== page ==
What is Considered Private Information on the Internet?
Internet privacy involves how your personally identifiable information (“PII”) is handled by online companies, including how the companies acquire, store, sell, display, disclose, and otherwise use your PII.
PII refers to any information that can be used to identify you, such as age, physical address, name, birthdate, social security number, etc. Other forms of PII may also include non-specific identifiers such as GPS tracking data used by apps and software to track your behavior while visiting websites.
How is my Information being gathered by companies on the Internet?
Your PII is being gathered from the internet in various ways. For example, when you make an online purchase, many companies are storing your information from the online forms used to make the purchase. Same thing when you book a service using the internet. The companies then use your PII to target you with additional advertisements on similar products or services, and/or sell your PII to other companies.
In addition, there are companies that track which websites you visit and then use the information to send you advertisements based on your web browsing history. Similarly, companies are using your online presence to observe your behavior, such as browsing logs, search queries, and contents of social media profiles. Companies also “scrape” the internet to gather information about you, such as your photos for facial recognition. This data gathering, however, creates significant privacy concerns. Fortunately, as stated below, several laws provide you with remedies if a company misuses your PII.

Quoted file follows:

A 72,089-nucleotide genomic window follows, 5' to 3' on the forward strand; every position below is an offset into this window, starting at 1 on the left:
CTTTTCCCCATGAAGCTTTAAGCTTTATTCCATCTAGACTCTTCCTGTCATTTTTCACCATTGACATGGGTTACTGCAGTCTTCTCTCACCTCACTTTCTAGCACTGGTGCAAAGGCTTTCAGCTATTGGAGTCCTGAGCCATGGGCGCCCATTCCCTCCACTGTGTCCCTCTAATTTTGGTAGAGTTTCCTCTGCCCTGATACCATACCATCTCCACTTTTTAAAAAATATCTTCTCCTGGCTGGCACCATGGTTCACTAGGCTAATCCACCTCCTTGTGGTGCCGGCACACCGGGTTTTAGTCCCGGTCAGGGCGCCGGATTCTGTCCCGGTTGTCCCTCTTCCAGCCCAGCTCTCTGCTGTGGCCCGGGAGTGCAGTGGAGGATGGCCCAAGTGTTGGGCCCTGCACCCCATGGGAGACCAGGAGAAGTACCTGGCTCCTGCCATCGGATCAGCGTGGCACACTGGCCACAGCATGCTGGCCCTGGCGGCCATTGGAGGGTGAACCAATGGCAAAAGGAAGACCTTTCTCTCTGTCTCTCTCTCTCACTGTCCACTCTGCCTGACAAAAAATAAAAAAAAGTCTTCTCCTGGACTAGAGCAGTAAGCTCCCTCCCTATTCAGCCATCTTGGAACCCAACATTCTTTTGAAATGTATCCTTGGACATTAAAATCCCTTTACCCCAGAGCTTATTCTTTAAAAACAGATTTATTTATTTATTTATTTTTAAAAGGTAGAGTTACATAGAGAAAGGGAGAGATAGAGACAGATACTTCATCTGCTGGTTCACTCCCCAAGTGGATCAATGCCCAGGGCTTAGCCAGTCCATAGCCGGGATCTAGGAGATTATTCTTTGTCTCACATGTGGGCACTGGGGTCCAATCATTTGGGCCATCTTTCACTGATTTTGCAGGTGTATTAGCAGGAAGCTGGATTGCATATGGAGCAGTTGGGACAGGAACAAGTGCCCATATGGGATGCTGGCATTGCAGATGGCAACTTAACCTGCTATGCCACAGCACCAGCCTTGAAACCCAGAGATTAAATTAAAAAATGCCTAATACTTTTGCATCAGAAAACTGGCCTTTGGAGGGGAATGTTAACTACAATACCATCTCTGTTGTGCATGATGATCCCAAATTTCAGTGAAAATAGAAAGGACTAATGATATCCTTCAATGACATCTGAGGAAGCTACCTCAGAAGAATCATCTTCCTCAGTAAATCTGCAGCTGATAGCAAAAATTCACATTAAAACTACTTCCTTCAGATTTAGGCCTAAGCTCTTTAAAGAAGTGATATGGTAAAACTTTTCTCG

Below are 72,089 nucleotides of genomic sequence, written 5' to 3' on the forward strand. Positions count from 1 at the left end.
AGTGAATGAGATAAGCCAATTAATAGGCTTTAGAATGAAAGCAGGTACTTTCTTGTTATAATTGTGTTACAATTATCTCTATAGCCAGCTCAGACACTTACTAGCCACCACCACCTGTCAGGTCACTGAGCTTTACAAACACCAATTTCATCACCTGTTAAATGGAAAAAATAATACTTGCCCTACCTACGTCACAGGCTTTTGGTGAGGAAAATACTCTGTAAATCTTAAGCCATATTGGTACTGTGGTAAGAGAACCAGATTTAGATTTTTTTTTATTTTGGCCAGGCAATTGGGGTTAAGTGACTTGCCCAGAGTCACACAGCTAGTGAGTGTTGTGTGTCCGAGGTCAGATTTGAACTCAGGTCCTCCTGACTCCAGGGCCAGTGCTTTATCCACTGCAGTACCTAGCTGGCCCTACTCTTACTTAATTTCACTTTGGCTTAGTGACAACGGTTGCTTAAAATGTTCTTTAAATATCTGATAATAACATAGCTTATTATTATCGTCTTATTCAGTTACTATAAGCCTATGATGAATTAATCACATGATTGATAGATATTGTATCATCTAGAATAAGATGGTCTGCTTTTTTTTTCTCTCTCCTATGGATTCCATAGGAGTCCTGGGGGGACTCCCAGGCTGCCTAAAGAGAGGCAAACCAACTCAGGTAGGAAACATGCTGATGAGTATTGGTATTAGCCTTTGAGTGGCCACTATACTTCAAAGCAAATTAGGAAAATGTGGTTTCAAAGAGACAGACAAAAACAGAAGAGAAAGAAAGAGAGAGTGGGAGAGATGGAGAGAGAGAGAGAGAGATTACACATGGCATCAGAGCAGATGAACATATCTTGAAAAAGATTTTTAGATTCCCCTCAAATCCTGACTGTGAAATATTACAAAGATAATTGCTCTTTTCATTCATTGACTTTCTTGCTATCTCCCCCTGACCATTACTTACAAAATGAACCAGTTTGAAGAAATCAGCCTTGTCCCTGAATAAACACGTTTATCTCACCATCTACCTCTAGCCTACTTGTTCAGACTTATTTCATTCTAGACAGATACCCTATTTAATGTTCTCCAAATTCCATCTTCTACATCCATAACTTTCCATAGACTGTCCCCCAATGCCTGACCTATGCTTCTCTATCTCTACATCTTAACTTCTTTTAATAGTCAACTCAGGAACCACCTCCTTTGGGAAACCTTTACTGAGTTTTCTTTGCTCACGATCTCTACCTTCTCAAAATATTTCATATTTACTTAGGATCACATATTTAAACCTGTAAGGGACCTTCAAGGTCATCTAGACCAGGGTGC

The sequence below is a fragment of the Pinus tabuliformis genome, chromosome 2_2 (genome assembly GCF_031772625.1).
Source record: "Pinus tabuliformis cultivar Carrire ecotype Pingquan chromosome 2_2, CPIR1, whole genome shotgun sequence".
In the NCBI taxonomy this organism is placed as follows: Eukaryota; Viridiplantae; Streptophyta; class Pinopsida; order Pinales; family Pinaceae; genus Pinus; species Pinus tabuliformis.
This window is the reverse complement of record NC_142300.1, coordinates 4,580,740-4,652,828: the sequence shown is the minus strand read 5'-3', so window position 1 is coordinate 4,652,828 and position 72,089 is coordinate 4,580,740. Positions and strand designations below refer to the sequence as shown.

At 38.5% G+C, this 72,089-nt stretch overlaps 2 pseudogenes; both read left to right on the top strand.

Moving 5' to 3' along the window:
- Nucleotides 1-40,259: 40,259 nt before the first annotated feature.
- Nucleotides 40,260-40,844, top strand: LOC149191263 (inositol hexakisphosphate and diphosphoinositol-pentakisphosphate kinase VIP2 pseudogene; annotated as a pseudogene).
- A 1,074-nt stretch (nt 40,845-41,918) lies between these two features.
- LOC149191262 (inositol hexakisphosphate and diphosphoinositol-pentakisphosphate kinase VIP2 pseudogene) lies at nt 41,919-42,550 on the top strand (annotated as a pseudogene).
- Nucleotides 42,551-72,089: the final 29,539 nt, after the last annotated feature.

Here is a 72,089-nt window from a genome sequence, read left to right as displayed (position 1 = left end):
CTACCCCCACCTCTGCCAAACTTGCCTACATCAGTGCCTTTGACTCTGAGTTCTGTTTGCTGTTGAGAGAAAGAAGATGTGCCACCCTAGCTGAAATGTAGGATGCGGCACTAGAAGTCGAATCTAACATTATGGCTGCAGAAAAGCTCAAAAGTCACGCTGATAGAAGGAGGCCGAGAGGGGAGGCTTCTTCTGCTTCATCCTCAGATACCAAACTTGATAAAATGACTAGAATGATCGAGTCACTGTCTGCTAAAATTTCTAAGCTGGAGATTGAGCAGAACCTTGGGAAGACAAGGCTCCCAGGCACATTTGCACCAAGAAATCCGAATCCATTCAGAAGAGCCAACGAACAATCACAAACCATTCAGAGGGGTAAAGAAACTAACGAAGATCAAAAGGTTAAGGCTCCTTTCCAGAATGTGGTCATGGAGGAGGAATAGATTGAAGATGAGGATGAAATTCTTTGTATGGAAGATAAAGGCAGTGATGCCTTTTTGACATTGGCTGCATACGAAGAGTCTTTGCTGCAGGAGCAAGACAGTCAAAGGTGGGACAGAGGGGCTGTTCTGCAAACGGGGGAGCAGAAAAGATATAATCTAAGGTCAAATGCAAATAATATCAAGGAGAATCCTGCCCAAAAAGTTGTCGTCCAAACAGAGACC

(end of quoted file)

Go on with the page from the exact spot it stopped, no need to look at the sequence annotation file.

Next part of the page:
What can I do if a company sold my private information without my consent or failed to keep my private information secure?
Several laws provide you with a right to privacy and control over your PII. For example, in order to provide you with greater privacy protections, among other things, most large organizations are required to:
- Inform you about when and how your data is collected and give you the right to access, correct, and delete information;
- Implement and maintain reasonable data security measures;
- Publish privacy policies and follow those policies;
- Obtain your consent prior to collecting, processing, using, sharing, or disclosing your PII; and
- Timely notify you of a data breach affecting your PII.
Similarly, organizations are not allowed to obtain or use your biometric information, such as your faceprint (from a photograph) or your fingerprint, without your express consent.
If you feel an organization has mishandled your PII in any way, you may be able to hold the company accountable for damages and penalties.